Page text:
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Re: >1024 connections in slapd / select->poll

Volker.Lendecke@SerNet.DE wrote:

On Wed, Nov 17, 2004 at 01:33:52AM -0800, Howard Chu wrote:

Descriptor-passing per se isn't necessary as long as you have descriptor inheritance and shared memory. In that case you only need to provide one master process performing select()s on the listener sockets, and a pool of child processes inheriting those listeners. The child processes rotate through performing accept()s so that the live session sockets are only present in the children. You can spawn as many of these child processes as necessary to keep the total number of active descriptors in each process down to a manageable limit, using shared memory to coordinate the rest of the program.

Okay, I did not know that you can issue multiple accept()s on a single listening socket.

You don't issue multiple accept()s at once. (Although Unix semantics shouldn't present any problem there.)

How does the system guarantee at least close to even load
distribution? Random?

You can leave it random, or you can explicitly manage the child processes. There are any number of ways - the parent/master can just cycle thru the children in round-robin fashion, that's probably the easiest. This is standard IPC stuff, nothing exotic.

For example:
1) the master creates listener sockets for all the network ports, and creates a pipe for communicating to its children.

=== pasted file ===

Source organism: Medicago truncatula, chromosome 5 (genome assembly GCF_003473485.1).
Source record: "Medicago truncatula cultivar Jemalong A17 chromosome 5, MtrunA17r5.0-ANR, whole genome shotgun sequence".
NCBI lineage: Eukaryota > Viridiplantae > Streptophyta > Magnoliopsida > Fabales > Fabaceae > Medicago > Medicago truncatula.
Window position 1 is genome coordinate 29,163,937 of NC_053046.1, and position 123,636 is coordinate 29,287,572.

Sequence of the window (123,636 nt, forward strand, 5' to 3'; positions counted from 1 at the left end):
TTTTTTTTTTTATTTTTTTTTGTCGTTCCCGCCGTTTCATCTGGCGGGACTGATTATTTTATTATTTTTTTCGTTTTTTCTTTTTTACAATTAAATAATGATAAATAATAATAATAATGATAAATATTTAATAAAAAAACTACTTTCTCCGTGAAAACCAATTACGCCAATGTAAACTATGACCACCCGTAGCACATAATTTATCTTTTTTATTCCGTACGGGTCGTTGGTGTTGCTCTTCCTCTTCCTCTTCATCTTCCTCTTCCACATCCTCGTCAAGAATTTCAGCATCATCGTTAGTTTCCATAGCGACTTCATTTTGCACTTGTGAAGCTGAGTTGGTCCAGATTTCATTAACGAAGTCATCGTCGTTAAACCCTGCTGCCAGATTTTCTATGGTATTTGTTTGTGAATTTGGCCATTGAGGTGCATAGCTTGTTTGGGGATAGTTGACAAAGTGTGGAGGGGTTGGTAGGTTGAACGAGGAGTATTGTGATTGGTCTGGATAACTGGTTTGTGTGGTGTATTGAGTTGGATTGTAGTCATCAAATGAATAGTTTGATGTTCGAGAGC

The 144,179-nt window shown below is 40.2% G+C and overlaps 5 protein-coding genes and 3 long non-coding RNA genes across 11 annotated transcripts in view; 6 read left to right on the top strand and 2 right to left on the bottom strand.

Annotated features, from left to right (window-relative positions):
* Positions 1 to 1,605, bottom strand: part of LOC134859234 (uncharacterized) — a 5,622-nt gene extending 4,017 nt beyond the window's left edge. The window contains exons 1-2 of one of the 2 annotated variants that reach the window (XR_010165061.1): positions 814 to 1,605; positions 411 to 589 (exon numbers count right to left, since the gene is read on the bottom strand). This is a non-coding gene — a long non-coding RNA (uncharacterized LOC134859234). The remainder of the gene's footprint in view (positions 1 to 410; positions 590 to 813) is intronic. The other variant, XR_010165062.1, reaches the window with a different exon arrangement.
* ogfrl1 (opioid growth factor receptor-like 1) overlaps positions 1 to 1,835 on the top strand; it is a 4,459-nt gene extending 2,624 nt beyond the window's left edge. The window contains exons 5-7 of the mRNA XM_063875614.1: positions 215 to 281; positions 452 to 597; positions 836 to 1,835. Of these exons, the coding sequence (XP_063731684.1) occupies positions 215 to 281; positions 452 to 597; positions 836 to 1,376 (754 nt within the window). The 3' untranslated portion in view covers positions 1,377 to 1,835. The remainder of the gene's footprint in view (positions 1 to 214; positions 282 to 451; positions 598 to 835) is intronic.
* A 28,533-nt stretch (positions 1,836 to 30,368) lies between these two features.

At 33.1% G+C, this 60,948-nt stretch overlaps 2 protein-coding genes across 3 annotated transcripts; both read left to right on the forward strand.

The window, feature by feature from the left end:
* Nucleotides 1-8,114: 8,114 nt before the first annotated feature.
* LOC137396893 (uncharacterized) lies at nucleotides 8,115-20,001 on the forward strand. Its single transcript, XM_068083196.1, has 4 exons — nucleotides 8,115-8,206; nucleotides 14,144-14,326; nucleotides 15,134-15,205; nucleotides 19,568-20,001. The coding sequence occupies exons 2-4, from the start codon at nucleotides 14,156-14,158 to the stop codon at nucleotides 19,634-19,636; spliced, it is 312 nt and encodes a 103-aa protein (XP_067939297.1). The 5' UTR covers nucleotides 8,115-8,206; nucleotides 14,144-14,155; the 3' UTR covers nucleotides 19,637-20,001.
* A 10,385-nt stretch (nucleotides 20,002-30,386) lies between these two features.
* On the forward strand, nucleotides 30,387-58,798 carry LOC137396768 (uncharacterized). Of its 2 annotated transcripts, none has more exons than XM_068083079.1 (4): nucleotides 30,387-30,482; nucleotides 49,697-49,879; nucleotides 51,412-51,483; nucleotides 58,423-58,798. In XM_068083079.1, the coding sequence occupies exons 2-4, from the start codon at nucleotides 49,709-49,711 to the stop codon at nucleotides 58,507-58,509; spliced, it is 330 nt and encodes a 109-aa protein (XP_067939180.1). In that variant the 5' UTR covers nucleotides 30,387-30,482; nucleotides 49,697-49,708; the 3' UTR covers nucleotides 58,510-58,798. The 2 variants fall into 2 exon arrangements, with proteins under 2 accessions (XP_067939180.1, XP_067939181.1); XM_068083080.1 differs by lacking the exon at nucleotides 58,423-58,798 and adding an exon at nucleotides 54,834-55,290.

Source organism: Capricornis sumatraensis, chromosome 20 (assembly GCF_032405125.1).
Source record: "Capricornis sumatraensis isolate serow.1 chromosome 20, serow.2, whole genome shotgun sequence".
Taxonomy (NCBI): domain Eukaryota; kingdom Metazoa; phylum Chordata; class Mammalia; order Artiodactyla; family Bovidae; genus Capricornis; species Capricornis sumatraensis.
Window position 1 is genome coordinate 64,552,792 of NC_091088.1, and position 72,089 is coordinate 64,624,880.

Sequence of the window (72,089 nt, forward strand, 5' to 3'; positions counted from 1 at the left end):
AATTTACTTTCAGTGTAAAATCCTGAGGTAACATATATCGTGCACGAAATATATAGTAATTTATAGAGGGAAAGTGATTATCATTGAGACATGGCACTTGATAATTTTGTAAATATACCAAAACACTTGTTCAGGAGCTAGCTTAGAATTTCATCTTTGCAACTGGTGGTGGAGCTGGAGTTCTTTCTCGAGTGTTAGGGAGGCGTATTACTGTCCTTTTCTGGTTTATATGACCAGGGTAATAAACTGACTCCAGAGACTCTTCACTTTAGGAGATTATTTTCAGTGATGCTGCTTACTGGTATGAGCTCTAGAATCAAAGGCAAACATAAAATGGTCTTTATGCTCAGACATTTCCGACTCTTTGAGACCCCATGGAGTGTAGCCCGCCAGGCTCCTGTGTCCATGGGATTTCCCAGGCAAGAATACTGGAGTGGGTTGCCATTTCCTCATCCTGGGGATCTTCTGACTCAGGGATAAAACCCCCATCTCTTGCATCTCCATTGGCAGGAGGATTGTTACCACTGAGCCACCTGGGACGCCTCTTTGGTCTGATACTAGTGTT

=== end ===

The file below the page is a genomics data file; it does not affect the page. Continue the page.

2) It forks as many children as desired, at any time during the life of the master. Each child thus has a copy of all of the listeners and the pipe.
3) The master performs a select for read on the listeners, waiting however long. When a new connection arrives,
4) (optional) the master performs a select for write on the pipe with a zero timeout. If it indicates a block, all the current children are busy, fork another child.
5) the master writes a byte into the pipe indicating which listener is ready
6) loop back to 3

In each child process:
1) select for read on the pipe and any active connections
2) do a non-blocking read on the pipe. if a byte is read from the pipe, perform an accept on the corresponding listener descriptor
3) for any active connections - do whatever protocol processing is required
4) loop back to 1.

A scheme like the above will scale to millions of connections if you really want to, and if you have a big enough multiprocessor machine to handle it. Any child process that has more active connections will automatically lower its own probability of getting the next new connection by virtue of being slower to get from step 3 back to step 1, thus balancing the load.

 -- Howard Chu
 Chief Architect, Symas Corp.       Director, Highland Sun
 http://www.symas.com               http://highlandsun.com/hyc
 Symas: Premier OpenSource Development and Support